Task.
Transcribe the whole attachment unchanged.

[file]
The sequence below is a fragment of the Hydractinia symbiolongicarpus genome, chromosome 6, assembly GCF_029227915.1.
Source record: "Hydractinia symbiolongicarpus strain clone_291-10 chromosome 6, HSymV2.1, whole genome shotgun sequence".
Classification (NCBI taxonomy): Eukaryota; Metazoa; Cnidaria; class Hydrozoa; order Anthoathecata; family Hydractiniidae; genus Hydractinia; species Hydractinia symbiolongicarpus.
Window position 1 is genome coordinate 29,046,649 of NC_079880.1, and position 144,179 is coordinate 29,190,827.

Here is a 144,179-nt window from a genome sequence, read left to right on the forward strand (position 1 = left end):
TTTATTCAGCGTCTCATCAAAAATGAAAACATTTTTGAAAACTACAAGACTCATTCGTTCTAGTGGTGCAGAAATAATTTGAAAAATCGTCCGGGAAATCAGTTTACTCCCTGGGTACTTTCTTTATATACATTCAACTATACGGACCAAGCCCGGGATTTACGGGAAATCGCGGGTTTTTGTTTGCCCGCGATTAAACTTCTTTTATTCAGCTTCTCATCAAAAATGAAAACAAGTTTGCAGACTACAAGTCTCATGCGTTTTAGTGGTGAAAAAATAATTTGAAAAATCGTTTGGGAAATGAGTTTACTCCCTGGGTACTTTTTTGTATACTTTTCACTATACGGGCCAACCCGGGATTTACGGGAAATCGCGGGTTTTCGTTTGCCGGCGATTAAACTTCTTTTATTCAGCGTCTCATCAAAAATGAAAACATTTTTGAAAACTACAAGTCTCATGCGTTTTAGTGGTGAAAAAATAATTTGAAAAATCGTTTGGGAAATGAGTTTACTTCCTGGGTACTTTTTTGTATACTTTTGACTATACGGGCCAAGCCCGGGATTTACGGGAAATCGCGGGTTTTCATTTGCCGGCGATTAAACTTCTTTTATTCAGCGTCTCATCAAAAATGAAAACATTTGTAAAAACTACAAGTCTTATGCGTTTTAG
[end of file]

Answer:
The sequence below is a fragment of the Hydractinia symbiolongicarpus genome, chromosome 6, assembly GCF_029227915.1.
Source record: "Hydractinia symbiolongicarpus strain clone_291-10 chromosome 6, HSymV2.1, whole genome shotgun sequence".
Classification (NCBI taxonomy): Eukaryota; Metazoa; Cnidaria; class Hydrozoa; order Anthoathecata; family Hydractiniidae; genus Hydractinia; species Hydractinia symbiolongicarpus.
Window position 1 is genome coordinate 29,046,649 of NC_079880.1, and position 144,179 is coordinate 29,190,827.

Here is a 144,179-nt window from a genome sequence, read left to right on the forward strand (position 1 = left end):
TTTATTCAGCGTCTCATCAAAAATGAAAACATTTTTGAAAACTACAAGACTCATTCGTTCTAGTGGTGCAGAAATAATTTGAAAAATCGTCCGGGAAATCAGTTTACTCCCTGGGTACTTTCTTTATATACATTCAACTATACGGACCAAGCCCGGGATTTACGGGAAATCGCGGGTTTTTGTTTGCCCGCGATTAAACTTCTTTTATTCAGCTTCTCATCAAAAATGAAAACAAGTTTGCAGACTACAAGTCTCATGCGTTTTAGTGGTGAAAAAATAATTTGAAAAATCGTTTGGGAAATGAGTTTACTCCCTGGGTACTTTTTTGTATACTTTTCACTATACGGGCCAACCCGGGATTTACGGGAAATCGCGGGTTTTCGTTTGCCGGCGATTAAACTTCTTTTATTCAGCGTCTCATCAAAAATGAAAACATTTTTGAAAACTACAAGTCTCATGCGTTTTAGTGGTGAAAAAATAATTTGAAAAATCGTTTGGGAAATGAGTTTACTTCCTGGGTACTTTTTTGTATACTTTTGACTATACGGGCCAAGCCCGGGATTTACGGGAAATCGCGGGTTTTCATTTGCCGGCGATTAAACTTCTTTTATTCAGCGTCTCATCAAAAATGAAAACATTTGTAAAAACTACAAGTCTTATGCGTTTTAG